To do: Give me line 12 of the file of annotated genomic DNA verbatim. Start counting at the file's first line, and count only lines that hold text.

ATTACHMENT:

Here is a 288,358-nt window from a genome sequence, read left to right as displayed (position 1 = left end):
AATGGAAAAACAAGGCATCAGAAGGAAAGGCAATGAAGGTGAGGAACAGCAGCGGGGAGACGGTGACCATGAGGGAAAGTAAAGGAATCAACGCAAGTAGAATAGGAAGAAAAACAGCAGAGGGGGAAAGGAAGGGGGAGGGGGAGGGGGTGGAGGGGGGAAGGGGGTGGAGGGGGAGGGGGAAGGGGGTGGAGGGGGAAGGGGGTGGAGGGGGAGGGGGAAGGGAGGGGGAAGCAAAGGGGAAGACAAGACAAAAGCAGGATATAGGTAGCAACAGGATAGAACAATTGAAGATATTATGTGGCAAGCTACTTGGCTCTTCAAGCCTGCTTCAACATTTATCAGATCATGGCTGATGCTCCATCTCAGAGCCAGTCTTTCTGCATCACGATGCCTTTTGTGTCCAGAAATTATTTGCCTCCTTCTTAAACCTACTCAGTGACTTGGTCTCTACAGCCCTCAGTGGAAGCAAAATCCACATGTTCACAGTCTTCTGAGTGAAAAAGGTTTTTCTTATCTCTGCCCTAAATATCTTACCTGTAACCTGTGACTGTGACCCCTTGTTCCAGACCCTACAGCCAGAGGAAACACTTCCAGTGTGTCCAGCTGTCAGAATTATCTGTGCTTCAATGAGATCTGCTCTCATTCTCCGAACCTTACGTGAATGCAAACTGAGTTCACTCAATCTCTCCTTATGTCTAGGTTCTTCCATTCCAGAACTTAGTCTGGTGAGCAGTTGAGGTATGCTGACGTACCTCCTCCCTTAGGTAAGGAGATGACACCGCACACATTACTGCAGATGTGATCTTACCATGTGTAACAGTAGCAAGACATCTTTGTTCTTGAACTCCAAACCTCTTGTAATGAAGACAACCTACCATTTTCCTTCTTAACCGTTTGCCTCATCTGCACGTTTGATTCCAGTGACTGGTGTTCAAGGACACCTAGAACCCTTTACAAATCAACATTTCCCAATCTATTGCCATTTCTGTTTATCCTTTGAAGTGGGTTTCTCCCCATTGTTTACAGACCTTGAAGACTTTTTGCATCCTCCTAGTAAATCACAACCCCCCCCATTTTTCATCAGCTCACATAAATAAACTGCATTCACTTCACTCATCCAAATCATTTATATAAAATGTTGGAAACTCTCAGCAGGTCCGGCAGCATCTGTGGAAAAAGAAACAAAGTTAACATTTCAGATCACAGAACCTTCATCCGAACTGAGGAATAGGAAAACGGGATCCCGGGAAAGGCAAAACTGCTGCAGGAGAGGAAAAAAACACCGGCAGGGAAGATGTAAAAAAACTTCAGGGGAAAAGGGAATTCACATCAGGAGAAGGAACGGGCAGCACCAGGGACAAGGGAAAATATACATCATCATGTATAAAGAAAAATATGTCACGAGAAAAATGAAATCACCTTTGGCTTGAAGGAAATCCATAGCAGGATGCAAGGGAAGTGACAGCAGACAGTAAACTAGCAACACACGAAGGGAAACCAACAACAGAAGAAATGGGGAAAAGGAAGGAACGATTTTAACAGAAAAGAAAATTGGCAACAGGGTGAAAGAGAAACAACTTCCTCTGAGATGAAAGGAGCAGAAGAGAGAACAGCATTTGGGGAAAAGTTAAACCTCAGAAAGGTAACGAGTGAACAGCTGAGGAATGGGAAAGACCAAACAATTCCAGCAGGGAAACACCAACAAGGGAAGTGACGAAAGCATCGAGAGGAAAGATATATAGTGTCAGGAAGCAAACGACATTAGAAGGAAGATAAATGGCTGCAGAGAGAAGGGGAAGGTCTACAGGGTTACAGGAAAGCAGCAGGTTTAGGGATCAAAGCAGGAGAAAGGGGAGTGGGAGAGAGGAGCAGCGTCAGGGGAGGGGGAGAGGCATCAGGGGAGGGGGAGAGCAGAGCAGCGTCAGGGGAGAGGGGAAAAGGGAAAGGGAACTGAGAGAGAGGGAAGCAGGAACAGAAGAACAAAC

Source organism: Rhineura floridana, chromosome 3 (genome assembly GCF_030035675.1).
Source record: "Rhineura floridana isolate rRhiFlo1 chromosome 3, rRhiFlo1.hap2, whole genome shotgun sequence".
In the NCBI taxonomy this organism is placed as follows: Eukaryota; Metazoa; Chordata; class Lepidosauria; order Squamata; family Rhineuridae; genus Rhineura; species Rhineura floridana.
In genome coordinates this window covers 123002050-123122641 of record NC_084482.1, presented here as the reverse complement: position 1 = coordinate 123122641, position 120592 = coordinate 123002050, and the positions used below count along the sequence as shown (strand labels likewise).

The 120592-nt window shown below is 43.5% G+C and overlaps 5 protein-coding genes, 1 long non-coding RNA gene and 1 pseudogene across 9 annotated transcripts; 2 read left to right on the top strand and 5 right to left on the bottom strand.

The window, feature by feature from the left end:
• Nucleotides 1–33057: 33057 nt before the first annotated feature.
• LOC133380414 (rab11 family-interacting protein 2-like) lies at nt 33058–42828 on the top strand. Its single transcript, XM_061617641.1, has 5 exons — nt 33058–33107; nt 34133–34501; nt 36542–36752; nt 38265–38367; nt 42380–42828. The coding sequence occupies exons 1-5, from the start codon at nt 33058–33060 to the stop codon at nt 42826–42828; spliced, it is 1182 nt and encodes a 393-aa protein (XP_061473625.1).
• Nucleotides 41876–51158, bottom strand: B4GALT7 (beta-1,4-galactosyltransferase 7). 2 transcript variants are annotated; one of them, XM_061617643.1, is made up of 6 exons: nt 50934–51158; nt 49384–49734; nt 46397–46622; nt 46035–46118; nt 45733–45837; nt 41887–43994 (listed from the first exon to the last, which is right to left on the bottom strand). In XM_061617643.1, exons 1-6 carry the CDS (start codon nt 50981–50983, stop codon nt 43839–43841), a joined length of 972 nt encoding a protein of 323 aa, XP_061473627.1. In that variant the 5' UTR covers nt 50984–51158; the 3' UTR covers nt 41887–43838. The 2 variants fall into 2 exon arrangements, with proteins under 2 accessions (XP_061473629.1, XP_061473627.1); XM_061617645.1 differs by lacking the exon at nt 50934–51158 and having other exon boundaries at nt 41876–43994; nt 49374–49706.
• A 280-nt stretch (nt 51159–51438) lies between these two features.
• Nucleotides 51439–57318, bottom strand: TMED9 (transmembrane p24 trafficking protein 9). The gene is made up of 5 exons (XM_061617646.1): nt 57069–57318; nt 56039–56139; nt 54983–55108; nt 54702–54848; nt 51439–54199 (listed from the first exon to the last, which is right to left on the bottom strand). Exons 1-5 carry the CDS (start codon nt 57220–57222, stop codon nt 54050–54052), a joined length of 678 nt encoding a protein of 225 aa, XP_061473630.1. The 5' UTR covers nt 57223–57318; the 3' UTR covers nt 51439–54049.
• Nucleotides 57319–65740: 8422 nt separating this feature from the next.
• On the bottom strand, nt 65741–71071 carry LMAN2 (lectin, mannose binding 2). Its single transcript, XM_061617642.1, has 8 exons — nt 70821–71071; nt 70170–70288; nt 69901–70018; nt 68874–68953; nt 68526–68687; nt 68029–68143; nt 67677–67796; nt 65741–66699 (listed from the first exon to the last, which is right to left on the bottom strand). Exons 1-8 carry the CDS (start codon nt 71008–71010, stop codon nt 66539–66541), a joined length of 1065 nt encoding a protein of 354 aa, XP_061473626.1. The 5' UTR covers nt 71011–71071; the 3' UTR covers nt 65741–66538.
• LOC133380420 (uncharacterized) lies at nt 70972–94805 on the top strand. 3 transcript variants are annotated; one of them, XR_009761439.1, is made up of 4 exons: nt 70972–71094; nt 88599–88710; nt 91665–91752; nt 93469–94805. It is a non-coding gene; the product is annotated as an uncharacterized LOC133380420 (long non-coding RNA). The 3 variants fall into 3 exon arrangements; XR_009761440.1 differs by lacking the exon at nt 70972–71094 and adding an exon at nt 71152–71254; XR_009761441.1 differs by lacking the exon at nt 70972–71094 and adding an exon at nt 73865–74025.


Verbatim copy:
• A 280-nt stretch (nt 51159–51438) lies between these two features.